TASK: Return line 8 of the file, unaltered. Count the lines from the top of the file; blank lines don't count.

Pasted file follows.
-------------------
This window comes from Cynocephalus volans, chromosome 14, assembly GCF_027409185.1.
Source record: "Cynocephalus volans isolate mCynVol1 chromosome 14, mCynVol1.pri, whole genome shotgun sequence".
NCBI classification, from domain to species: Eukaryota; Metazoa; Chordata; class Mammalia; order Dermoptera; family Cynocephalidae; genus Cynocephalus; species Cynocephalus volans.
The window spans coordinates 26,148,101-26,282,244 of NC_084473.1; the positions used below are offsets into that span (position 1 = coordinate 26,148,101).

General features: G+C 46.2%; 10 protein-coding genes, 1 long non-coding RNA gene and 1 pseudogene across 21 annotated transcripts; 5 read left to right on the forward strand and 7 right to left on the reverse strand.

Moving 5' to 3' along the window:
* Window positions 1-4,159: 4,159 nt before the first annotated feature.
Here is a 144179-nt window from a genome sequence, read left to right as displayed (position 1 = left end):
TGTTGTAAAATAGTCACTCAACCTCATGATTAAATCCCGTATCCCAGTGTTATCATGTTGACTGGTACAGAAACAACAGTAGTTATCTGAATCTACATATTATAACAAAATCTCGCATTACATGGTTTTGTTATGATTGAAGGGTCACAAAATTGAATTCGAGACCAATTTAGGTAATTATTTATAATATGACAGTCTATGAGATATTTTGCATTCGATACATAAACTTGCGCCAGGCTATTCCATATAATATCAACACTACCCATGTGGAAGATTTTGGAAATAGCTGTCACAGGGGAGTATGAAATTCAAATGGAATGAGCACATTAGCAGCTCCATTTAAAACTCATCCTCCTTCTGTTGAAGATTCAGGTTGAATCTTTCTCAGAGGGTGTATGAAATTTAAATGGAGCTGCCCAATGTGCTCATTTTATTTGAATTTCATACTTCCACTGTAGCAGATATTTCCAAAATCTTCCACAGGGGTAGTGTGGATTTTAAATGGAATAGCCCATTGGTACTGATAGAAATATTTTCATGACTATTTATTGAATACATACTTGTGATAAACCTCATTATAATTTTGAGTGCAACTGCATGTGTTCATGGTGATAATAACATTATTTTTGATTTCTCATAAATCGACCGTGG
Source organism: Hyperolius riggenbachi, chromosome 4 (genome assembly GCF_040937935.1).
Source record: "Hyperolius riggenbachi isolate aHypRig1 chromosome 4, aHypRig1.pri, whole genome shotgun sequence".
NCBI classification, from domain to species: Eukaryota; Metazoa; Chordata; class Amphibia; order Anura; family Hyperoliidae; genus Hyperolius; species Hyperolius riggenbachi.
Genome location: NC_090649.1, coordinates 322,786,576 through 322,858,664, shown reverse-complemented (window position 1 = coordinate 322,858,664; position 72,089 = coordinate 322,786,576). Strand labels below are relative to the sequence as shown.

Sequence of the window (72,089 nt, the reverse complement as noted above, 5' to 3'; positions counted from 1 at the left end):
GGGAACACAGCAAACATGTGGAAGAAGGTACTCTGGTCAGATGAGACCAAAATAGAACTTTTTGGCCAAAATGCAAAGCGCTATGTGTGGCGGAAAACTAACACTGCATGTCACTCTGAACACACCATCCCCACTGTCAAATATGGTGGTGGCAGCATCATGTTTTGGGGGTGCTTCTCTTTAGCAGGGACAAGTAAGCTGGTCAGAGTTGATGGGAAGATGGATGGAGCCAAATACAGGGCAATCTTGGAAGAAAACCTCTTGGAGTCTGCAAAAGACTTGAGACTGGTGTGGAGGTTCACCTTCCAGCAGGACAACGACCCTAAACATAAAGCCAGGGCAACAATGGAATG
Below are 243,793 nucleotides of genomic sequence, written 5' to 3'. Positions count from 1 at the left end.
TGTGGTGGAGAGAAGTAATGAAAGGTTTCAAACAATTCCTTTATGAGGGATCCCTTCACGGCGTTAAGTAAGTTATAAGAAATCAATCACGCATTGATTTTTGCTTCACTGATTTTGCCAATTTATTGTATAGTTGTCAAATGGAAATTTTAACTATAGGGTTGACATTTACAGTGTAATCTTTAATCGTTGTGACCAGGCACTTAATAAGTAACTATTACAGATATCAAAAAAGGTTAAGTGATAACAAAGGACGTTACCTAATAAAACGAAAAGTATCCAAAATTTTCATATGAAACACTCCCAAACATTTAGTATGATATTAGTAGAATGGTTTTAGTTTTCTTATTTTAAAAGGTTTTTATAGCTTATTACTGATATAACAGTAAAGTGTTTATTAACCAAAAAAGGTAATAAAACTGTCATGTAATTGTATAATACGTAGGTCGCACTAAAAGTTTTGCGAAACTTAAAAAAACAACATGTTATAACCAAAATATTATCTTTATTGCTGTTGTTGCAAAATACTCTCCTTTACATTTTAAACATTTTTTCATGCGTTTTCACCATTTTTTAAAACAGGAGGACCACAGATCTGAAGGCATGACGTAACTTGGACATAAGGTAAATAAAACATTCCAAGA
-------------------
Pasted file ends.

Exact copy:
Here is a 144179-nt window from a genome sequence, read left to right as displayed (position 1 = left end):